Narrowing the Divide
U.S. Hispanics lead the way in breaking through the digital divide.
|Sindya N. Bhanoo | The New York Times|
Technological competency is the key to professional relevance in today’s society. Unfortunately citizens are not competing on an even playing field. The digital divide serves as a barrier to success for marginalized groups in the business world. However, Hispanic market trends indicate this U.S. segment is making great strides towards minimizing the gap. These patterns foreshadow a bright future for U.S. Hispanics.
Access to and aptitude for technology is necessary for full participation in the U.S. business system. Workers must demonstrate some level of computer proficiency for consideration for almost any desirable position. Employers who adopt advanced technological innovation can cut down overhead, improve efficiency and more accurately target audiences. Those well-versed in technology enjoy a significant edge over competition.
Simply put the digital divide is a metaphorical separation between the haves and the have-nots. Certain groups are privileged with more access to the tools of the information age than others. Limited access can manifest in the form of economic hardship or cultural inclination. The gap reinforces power imbalances as it restricts crucial skills and knowledge of cutting-edge business practices needed to succeed. Minority groups tend to be the most vulnerable to the inequities of the digital divide.
Over the years the gap has narrowed. Technology is finally penetrating all population segments. More than 56 percent of U.S. citizens have access to the Internet. While this by no means marks the dissolution of the digital divide, it is a definite step in the right direction.
U.S. Hispanics are taking lead in narrowing the divide. They are young, online, early adopting media mavens who own more businesses than ever before. These patterns in recent Latino activity suggest an enhanced presence in U.S. business and increased technology literacy.
Internet usage among Hispanic citizens has skyrocketed. In February of 2009 online Hispanics exceeded a record breaking 20.3 million, representing 11 percent of the U.S. population. At a growth rate four times the national average, Hispanic Internet usage will soon cross the divide.
Hispanics use technology in sophisticated ways. Once community members gain access they tend to be ‘media meshers’ and utilize multiple channels and devices. Latino technology users are more likely than other groups to text message, search the web through mobile phone and browse social networking sites. Savvy technology habits will play a role in advancing Hispanic business.
Another contributing factor to the future of Hispanic success is their youth. Younger people are often early adopters comfortable with technology innovations. With 50 percent of the population segment under the age of 26 years old tomorrow’s Hispanic business people will be fluent in advanced technologies.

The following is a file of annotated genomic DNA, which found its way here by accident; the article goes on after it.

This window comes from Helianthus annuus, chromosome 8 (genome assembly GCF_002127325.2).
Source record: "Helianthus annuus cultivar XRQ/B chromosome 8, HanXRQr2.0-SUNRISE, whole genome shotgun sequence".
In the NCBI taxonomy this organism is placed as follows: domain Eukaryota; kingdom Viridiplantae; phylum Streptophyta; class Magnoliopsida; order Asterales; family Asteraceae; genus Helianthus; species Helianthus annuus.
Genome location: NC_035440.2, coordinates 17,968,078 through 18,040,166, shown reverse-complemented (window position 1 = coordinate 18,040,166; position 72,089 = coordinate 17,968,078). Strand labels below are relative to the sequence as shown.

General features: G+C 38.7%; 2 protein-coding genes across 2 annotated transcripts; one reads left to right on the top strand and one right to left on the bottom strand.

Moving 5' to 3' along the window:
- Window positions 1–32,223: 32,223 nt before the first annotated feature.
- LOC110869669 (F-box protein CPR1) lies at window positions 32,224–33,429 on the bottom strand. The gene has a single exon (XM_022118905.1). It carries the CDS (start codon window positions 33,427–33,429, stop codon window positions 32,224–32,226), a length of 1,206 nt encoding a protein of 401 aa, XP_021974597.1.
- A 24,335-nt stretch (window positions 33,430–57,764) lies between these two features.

Evidence for achievement can be seen in growth of Hispanic-owned businesses. Entrepreneurial trends indicate Hispanic-owned business will increase 41.8 percent to 4.3 million in the next six years. Total revenues are expected to exceed 4 billion. Hispanic business will increasingly represent a significant portion of the U.S. economy.
Although conditions have improved, there is a lot of ground left to cover. Hispanics still lag behind Caucasians in technology usage. Hispanic-owned businesses are less likely to have Internet access, a company website or an e-commerce strategy. Fortunately many organizations exist to aid the advancement of Hispanic business and the attainment of technological expertise.
Online business association Hispanic Chamber of E-Commerce (HISCEC) helps small businesses to interact with suppliers and customers, helps educate its members and provides access to markets. “To enable technological literacy and professional development of the Hispanic small business community we are hosting a series of events, including the 2-day Hispanic Business & Technology Expo (www.hbshowcase.com) in September”, said HISCEC President Tayde Aburto.
The digital divide creates obstacles limiting professional achievement for marginalized groups. Technological literacy will continually be a vital tool for modern business industries. The Hispanic role in the professional realm will progress as the community breaks down the barriers of the divide.
**Article issued by Diálogo PR.
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